Shin Buddhist teachings concern the maturing stage. Shin Buddhist terms such as "evil" and "foolish" are all connected with the discovery of our ineradicable egoism, with our becoming humble. Terms such as "evil" and "foolish" should be understood only within the context of our individual self-understanding. They should be used only within the grammatical context of the first person singular, as in "I'm evil, or "I'm ignorant." The evilness or ignorance of other people is not an important issue in Shin Buddhism.

The essence of Shin Buddhism is the discovery of the evilness, ignorance, and ineradicable egoism in our beings. In the sphere of religion people usually believe that they deserve liberation or salvation and seek it. But Shin Buddhism teaches us that we, being helplessly egoistic and having no goodness as any basis for liberation, cannot possibly deserve any liberation.

Having discovered ineradicable egoism in his being, Shinran said, "As I am incapable of performing any religious practice, Hell is my only home." (Tannisho, Chap. 2). He also identified himself as an icchantika (one who is totally devoid of any good). However, the discovery of his impossible reality was his liberation. This experience of liberation is a paradox that can be described only with the expression, "No liberation is liberation." When Shinran recognized that he had no "goodness" that he could rely on as the basis of his liberation, his religious self-reliance was totally shattered. This total negation of self-reliance, however, was actually his liberation. Now he became a totally humble person, which was his liberation. Rev. Haya Akegarasu (1877-1954), a Shin teacher, described this paradoxical experience of liberation in his article "The Last Person Remaining": "Our liberation does not exist in our becoming liberatable and liberated; it exists in our knowing that we are totally unliberatable."

In his article, "Self-Despising and Self-Respecting," Rev. Manshi Kiyozawa (1863-1903), another Shin teacher, described the liberation of the humble person by saying, "The person who has entered the gate of religion sees 'zero' value in himself. Far from slighting or respecting the self, he does not recognize any value in the self. Generally speaking, our anguish and grief exist because of our sense of self-importance. If we have already lost our sense of self-importance, we do not feel anguish and grief. If we have already lost it, we do not mind whether others despise or honor us, or whether they slight or respect us. We can do all things calmly, leaving others to respect or despise us as they like."

Once a Dharma school teacher asked me, "Can Dharma school children comprehend Shinran's deep self-awareness?" I answered, "No, I don't think children can fully comprehend Shinran's deep self-awareness, because it belongs to the maturing stage. Children are still in the growing stage."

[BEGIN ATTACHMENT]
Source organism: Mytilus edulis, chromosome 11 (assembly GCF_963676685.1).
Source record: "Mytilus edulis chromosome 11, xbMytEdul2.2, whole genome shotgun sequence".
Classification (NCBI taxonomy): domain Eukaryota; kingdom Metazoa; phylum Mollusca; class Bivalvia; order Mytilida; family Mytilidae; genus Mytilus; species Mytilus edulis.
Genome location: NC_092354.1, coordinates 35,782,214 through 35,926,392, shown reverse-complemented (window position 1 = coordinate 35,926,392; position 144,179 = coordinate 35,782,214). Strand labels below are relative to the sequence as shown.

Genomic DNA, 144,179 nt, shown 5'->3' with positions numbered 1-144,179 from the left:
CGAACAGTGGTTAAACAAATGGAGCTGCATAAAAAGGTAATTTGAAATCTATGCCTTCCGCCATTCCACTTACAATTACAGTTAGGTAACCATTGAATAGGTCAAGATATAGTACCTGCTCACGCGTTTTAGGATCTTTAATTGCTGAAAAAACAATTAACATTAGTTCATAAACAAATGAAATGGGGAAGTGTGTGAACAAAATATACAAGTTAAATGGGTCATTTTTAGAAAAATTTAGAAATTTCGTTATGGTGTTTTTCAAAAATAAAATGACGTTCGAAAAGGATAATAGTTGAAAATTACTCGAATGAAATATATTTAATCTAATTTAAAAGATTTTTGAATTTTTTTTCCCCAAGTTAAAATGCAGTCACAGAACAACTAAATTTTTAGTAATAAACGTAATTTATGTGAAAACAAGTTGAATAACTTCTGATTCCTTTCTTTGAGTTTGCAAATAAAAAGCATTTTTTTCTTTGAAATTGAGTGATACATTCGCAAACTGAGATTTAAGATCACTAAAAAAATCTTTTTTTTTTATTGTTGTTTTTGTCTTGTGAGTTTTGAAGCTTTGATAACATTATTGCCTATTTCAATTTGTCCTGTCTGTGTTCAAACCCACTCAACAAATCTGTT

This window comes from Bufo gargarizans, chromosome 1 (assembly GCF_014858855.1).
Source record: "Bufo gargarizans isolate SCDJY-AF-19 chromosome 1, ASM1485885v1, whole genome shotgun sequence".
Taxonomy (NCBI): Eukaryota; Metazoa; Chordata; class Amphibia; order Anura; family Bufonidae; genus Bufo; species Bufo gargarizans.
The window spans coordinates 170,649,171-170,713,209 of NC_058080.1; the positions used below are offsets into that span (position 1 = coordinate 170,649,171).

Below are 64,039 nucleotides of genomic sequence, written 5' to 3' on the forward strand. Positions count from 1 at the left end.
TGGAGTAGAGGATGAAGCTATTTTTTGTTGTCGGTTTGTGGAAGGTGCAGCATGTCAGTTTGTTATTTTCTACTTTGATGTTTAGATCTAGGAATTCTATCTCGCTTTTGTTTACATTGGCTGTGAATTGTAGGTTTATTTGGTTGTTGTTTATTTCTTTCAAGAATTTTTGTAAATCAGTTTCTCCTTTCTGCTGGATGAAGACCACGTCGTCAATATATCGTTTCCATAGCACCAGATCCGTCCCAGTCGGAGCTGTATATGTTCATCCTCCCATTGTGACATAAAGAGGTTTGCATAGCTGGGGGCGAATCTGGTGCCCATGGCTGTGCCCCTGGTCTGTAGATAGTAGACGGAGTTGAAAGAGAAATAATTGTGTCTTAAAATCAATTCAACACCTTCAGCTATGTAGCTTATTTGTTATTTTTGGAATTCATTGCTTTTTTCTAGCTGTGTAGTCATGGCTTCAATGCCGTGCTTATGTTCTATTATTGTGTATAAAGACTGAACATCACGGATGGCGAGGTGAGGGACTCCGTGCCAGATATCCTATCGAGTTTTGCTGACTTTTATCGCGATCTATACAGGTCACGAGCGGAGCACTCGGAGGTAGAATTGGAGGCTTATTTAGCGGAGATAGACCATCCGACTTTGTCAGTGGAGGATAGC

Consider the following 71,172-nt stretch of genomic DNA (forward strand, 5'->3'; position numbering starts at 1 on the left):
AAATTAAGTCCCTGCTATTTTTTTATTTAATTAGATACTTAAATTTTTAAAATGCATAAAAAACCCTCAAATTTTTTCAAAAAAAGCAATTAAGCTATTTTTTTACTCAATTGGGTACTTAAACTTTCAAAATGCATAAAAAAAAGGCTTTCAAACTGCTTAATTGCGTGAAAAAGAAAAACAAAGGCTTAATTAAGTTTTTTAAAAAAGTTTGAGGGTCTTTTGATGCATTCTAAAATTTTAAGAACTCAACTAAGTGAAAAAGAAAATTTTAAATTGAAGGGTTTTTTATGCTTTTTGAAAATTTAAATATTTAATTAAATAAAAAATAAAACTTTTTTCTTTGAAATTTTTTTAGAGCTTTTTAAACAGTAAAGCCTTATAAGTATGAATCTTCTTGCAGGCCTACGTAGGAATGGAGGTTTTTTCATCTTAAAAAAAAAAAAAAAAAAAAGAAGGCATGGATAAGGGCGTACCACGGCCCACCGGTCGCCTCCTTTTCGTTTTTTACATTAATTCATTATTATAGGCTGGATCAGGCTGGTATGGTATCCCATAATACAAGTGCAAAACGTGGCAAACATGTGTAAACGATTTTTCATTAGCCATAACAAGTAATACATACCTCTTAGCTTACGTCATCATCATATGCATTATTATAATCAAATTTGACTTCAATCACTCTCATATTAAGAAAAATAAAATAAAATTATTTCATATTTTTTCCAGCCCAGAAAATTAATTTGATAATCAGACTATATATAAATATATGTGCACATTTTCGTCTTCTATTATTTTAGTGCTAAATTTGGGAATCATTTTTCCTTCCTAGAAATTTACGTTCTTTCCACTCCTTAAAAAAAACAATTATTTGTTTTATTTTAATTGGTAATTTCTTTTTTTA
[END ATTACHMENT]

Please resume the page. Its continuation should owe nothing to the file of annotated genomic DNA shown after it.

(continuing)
Growing must come first. We must let children grow up first. It is only after they finish growing up that they start to mature. When they enter the maturing stage, they can understand what Shinran says about himself. It is exactly the same with academic education. No matter how important graduate education may be, we cannot skip grammar school and junior. high school. Thus Shinran called the growing stage the "Necessary Gate (yo-mon)." It is a preparatory stage. It is only after we go through the growing stage that the maturing stage can begin.

Another Dharma school teacher asked me, "Is it all right for children to have ambition? Should we Dharma school teachers encourage or discourage children's ambition?" I answered, "There is nothing wrong with children having ambition. It is important that they have ambition." Let children have as much ambition as possible. Let them pursue whatever goals or ideals they have. Let them strive to become great scholars, scientists, artists, and sportsmen. If, after having pursued their ambition and having become adults, children start to reflect upon themselves and see their limitations, then their maturing stage has begun. While they are attempting to realize their ambitions, their arrogance will grow, too. But if they start to recognize their own arrogance, then their maturing stage has begun. Let them grow up first. Let them grow up as big as possible. We should not make bonsai trees-miniature Shinran trees-out of children. In a photo such a bonsai tree may look like a huge Shinran tree. But it is not the real Shinran. Shinran was a gigantic tree. In his growing-up stage, Shinran grew up to be a huge tree. If a ten-year old boy says, "I'm evil and ignorant," there is something wrong with him. If Dharma school teachers are attempting to make children say that, they are creating monsters.

Then, what can Dharma school teachers do for children? The only thing they can do is to prepare children for the maturing stage in their future. The teachers must tell them that becoming good is not good enough--that the ultimate goal in human life is to become humble. They must tell them that humility is the most important universal virtue and that only a humble person can have the greatest happiness and joy.